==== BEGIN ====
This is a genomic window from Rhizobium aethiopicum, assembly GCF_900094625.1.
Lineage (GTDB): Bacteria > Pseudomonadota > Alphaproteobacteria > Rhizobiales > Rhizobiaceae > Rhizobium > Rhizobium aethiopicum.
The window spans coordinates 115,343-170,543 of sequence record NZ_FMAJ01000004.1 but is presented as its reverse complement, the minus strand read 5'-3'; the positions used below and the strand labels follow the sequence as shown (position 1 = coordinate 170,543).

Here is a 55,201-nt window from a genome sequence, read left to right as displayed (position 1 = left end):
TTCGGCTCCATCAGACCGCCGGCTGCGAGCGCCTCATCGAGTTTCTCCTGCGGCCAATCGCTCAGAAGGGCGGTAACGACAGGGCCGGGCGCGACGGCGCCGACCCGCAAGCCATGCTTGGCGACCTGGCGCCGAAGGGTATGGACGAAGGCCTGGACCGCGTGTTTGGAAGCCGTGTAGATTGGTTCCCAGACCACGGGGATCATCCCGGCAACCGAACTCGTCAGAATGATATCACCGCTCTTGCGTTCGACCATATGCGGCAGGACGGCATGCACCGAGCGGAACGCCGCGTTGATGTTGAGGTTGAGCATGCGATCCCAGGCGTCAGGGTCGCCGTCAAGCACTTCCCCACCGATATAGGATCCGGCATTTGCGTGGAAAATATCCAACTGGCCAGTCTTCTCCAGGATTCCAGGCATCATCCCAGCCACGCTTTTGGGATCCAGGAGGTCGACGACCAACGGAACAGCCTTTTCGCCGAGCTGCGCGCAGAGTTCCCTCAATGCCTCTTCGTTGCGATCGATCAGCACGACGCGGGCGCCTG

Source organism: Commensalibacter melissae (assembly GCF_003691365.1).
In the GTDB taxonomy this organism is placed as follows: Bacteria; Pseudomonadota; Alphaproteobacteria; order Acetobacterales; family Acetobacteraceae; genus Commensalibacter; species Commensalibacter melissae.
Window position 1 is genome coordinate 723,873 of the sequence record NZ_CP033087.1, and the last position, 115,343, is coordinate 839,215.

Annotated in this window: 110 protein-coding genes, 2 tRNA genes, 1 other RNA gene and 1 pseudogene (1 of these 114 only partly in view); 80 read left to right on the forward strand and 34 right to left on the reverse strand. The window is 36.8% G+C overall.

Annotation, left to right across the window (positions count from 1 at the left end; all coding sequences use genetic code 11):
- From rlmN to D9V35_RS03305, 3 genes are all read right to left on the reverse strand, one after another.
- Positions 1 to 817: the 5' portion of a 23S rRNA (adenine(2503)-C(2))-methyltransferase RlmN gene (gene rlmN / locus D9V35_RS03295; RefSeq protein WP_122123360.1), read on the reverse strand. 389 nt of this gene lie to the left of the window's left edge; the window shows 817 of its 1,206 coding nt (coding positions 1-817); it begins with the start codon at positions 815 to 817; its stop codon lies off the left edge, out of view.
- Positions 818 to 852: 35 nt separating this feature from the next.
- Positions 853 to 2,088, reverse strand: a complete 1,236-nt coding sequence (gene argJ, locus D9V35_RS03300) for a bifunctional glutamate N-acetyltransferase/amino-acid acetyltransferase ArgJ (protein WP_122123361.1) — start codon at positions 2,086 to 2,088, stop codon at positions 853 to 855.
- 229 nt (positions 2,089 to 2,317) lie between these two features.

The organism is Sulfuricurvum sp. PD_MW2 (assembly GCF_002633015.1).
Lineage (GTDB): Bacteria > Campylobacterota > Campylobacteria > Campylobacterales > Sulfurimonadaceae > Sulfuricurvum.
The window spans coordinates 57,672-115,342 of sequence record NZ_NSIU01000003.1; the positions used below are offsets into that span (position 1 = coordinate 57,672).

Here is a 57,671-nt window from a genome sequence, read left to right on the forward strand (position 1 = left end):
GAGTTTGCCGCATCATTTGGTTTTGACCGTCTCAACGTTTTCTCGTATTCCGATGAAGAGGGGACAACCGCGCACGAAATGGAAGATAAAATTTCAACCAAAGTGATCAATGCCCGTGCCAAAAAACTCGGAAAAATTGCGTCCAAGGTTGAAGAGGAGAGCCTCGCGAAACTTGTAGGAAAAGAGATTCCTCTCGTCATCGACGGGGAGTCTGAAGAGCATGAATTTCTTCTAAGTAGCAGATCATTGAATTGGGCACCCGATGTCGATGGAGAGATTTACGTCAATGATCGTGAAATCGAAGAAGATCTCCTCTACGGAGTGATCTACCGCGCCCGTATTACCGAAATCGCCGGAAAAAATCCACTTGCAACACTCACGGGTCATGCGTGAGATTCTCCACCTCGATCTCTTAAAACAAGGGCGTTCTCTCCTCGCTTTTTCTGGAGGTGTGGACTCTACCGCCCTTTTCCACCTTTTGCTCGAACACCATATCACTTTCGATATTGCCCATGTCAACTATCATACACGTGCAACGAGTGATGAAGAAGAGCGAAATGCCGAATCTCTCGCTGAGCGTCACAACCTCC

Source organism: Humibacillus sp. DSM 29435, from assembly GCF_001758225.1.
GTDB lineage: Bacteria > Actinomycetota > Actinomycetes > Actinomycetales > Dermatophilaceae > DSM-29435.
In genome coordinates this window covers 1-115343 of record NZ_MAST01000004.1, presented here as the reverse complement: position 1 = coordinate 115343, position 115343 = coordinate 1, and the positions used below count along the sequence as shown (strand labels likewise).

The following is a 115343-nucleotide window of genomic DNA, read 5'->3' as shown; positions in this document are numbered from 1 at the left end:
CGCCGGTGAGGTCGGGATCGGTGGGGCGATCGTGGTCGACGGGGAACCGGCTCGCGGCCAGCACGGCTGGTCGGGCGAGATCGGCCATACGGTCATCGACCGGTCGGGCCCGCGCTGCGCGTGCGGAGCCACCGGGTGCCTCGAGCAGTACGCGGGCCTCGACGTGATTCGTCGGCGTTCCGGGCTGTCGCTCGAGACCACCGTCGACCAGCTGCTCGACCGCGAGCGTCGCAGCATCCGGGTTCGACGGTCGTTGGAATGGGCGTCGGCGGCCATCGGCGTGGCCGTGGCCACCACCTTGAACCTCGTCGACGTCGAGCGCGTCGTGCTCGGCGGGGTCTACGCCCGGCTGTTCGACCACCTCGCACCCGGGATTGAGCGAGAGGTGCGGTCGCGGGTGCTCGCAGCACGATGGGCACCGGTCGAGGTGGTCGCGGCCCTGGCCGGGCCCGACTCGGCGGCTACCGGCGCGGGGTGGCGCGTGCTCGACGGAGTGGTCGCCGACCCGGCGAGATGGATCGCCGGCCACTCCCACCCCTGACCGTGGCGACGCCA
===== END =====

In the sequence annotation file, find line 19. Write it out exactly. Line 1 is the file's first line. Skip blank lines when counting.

Here is a 57,671-nt window from a genome sequence, read left to right on the forward strand (position 1 = left end):